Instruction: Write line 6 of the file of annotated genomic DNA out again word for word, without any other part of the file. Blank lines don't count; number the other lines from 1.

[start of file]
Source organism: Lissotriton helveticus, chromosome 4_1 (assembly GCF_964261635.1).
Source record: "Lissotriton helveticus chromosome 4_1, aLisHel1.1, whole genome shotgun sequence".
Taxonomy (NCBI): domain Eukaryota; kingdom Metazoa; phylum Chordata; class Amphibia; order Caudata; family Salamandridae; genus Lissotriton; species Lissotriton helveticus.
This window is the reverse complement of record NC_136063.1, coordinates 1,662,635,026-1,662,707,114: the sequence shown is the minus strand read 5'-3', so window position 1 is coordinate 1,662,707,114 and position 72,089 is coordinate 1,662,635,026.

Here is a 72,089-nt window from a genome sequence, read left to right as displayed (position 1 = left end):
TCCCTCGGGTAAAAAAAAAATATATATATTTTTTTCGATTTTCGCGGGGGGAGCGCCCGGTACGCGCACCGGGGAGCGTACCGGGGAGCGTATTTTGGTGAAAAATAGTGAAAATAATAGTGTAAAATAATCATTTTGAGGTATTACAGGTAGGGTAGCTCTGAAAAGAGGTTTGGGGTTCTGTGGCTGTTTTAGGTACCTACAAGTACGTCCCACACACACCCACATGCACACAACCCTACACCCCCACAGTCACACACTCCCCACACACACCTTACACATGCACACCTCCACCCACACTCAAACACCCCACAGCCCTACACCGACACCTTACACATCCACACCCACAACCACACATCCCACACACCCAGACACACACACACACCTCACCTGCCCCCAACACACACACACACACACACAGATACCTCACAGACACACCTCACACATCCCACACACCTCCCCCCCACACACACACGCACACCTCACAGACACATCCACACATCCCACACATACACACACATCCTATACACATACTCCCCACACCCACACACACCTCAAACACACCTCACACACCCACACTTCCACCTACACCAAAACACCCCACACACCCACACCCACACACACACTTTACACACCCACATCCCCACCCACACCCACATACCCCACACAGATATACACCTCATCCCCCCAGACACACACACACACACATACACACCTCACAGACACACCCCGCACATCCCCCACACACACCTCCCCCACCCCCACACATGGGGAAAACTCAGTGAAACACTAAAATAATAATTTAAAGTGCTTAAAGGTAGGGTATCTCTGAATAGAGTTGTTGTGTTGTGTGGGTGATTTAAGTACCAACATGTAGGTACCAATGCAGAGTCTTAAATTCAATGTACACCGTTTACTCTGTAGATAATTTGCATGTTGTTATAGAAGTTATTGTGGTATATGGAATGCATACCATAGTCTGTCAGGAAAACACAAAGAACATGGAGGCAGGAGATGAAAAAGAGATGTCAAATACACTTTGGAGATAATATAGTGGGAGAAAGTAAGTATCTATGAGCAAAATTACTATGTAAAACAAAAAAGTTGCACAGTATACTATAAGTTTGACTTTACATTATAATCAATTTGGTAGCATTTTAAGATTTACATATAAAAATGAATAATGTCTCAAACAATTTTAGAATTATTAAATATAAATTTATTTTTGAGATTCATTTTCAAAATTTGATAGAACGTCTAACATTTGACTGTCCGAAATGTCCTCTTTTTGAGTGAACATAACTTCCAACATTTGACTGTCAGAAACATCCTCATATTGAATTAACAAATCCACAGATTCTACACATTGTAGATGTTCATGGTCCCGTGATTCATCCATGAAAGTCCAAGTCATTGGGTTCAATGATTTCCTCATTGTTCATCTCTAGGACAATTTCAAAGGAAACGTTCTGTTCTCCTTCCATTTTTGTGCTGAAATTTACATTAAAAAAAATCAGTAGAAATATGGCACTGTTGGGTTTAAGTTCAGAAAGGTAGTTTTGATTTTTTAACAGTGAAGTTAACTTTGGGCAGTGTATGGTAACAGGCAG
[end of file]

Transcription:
TCCCTCGGGTAAAAAAAAAATATATATATTTTTTTCGATTTTCGCGGGGGGAGCGCCCGGTACGCGCACCGGGGAGCGTACCGGGGAGCGTATTTTGGTGAAAAATAGTGAAAATAATAGTGTAAAATAATCATTTTGAGGTATTACAGGTAGGGTAGCTCTGAAAAGAGGTTTGGGGTTCTGTGGCTGTTTTAGGTACCTACAAGTACGTCCCACACACACCCACATGCACACAACCCTACACCCCCACAGTCACACACTCCCCACACACACCTTACACATGCACACCTCCACCCACACTCAAACACCCCACAGCCCTACACCGACACCTTACACATCCACACCCACAACCACACATCCCACACACCCAGACACACACACACACCTCACCTGCCCCCAACACACACACACACACACACAGATACCTCACAGACACACCTCACACATCCCACACACCTCCCCCCCACACACACACGCACACCTCACAGACACATCCACACATCCCACACATACACACACATCCTATACACATACTCCCCACACCCACACACACCTCAAACACACCTCACACACCCACACTTCCACCTACACCAAAACACCCCACACACCCACACCCACACACACACTTTACACACCCACATCCCCACCCACACCCACATACCCCACACAGATATACACCTCATCCCCCCAGACACACACACACACACATACACACCTCACAGACACACCCCGCACATCCCCCACACACACCTCCCCCACCCCCACACATGGGGAAAACTCAGTGAAACACTAAAATAATAATTTAAAGTGCTTAAAGGTAGGGTATCTCTGAATAGAGTTGTTGTGTTGTGTGGGTGATTTAAGTACCAACATGTAGGTACCAATGCAGAGTCTTAAATTCAATGTACACCGTTTACTCTGTAGATAATTTGCATGTTGTTATAGAAGTTATTGTGGTATATGGAATGCATACCATAGTCTGTCAGGAAAACACAAAGAACATGGAGGCAGGAGATGAAAAAGAGATGTCAAATACACTTTGGAGATAATATAGTGGGAGAAAGTAAGTATCTATGAGCAAAATTACTATGTAAAACAAAAAAGTTGCACAGTATACTATAAGTTTGACTTTACATTATAATCAATTTGGTAGCATTTTAAGATTTACATATAAAAATGAATAATGTCTCAAACAATTTTAGAATTATTAAATATAAATTTATTTTTGAGATTCATTTTCAAAATTTGATAGAACGTCTAACATTTGACTGTCCGAAATGTCCTCTTTTTGAGTGAACATAACTTCCAACATTTGACTGTCAGAAACATCCTCATATTGAATTAACAAATCCACAGATTCTACACATTGTAGATGTTCATGGTCCCGTGATTCATCCATGAAAGTCCAAGTCATTGGGTTCAATGATTTCCTCATTGTTCATCTCTAGGACAATTTCAAAGGAAACGTTCTGTTCTCCTTCCATTTTTGTGCTGAAATTTACATTAAAAAAAATCAGTAGAAATATGGCACTGTTGGGTTTAAGTTCAGAAAGGTAGTTTTGATTTTTTAACAGTGAAGTTAACTTTGGGCAGTGTATGGTAACAGGCAG